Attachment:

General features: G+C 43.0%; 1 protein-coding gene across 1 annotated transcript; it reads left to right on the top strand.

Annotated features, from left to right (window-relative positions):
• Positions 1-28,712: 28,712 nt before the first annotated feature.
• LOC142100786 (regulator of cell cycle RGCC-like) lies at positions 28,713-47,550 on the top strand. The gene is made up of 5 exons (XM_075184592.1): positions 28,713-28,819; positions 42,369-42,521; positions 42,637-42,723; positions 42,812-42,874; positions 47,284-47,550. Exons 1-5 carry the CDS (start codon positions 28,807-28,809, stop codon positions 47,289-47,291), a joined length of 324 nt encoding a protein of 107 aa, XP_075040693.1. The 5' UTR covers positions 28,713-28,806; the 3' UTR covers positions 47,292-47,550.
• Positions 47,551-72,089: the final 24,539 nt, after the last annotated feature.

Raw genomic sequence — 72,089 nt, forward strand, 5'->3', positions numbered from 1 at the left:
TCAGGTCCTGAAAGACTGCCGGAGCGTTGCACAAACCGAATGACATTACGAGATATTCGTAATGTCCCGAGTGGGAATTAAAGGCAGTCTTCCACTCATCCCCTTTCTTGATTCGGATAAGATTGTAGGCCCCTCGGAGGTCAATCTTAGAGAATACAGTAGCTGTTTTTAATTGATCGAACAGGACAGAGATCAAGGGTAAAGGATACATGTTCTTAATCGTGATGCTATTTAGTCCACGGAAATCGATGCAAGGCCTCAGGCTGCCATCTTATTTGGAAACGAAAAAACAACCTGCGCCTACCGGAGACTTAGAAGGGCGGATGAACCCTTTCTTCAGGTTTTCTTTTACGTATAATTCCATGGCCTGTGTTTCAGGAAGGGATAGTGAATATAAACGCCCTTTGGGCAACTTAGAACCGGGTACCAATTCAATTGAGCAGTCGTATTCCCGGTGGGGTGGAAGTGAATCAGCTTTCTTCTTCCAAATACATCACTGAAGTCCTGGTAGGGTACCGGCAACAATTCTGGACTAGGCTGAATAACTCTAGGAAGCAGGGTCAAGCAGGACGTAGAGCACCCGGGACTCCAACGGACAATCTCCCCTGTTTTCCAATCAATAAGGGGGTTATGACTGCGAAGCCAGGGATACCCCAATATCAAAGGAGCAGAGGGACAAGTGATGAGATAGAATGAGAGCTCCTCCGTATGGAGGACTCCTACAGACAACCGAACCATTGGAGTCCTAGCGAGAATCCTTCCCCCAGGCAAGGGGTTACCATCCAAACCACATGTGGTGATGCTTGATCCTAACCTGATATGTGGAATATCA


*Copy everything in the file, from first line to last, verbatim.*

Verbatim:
General features: G+C 43.0%; 1 protein-coding gene across 1 annotated transcript; it reads left to right on the top strand.

Annotated features, from left to right (window-relative positions):
• Positions 1-28,712: 28,712 nt before the first annotated feature.
• LOC142100786 (regulator of cell cycle RGCC-like) lies at positions 28,713-47,550 on the top strand. The gene is made up of 5 exons (XM_075184592.1): positions 28,713-28,819; positions 42,369-42,521; positions 42,637-42,723; positions 42,812-42,874; positions 47,284-47,550. Exons 1-5 carry the CDS (start codon positions 28,807-28,809, stop codon positions 47,289-47,291), a joined length of 324 nt encoding a protein of 107 aa, XP_075040693.1. The 5' UTR covers positions 28,713-28,806; the 3' UTR covers positions 47,292-47,550.
• Positions 47,551-72,089: the final 24,539 nt, after the last annotated feature.

Raw genomic sequence — 72,089 nt, forward strand, 5'->3', positions numbered from 1 at the left:
TCAGGTCCTGAAAGACTGCCGGAGCGTTGCACAAACCGAATGACATTACGAGATATTCGTAATGTCCCGAGTGGGAATTAAAGGCAGTCTTCCACTCATCCCCTTTCTTGATTCGGATAAGATTGTAGGCCCCTCGGAGGTCAATCTTAGAGAATACAGTAGCTGTTTTTAATTGATCGAACAGGACAGAGATCAAGGGTAAAGGATACATGTTCTTAATCGTGATGCTATTTAGTCCACGGAAATCGATGCAAGGCCTCAGGCTGCCATCTTATTTGGAAACGAAAAAACAACCTGCGCCTACCGGAGACTTAGAAGGGCGGATGAACCCTTTCTTCAGGTTTTCTTTTACGTATAATTCCATGGCCTGTGTTTCAGGAAGGGATAGTGAATATAAACGCCCTTTGGGCAACTTAGAACCGGGTACCAATTCAATTGAGCAGTCGTATTCCCGGTGGGGTGGAAGTGAATCAGCTTTCTTCTTCCAAATACATCACTGAAGTCCTGGTAGGGTACCGGCAACAATTCTGGACTAGGCTGAATAACTCTAGGAAGCAGGGTCAAGCAGGACGTAGAGCACCCGGGACTCCAACGGACAATCTCCCCTGTTTTCCAATCAATAAGGGGGTTATGACTGCGAAGCCAGGGATACCCCAATATCAAAGGAGCAGAGGGACAAGTGATGAGATAGAATGAGAGCTCCTCCGTATGGAGGACTCCTACAGACAACCGAACCATTGGAGTCCTAGCGAGAATCCTTCCCCCAGGCAAGGGGTTACCATCCAAACCACATGTGGTGATGCTTGATCCTAACCTGATATGTGGAATATCA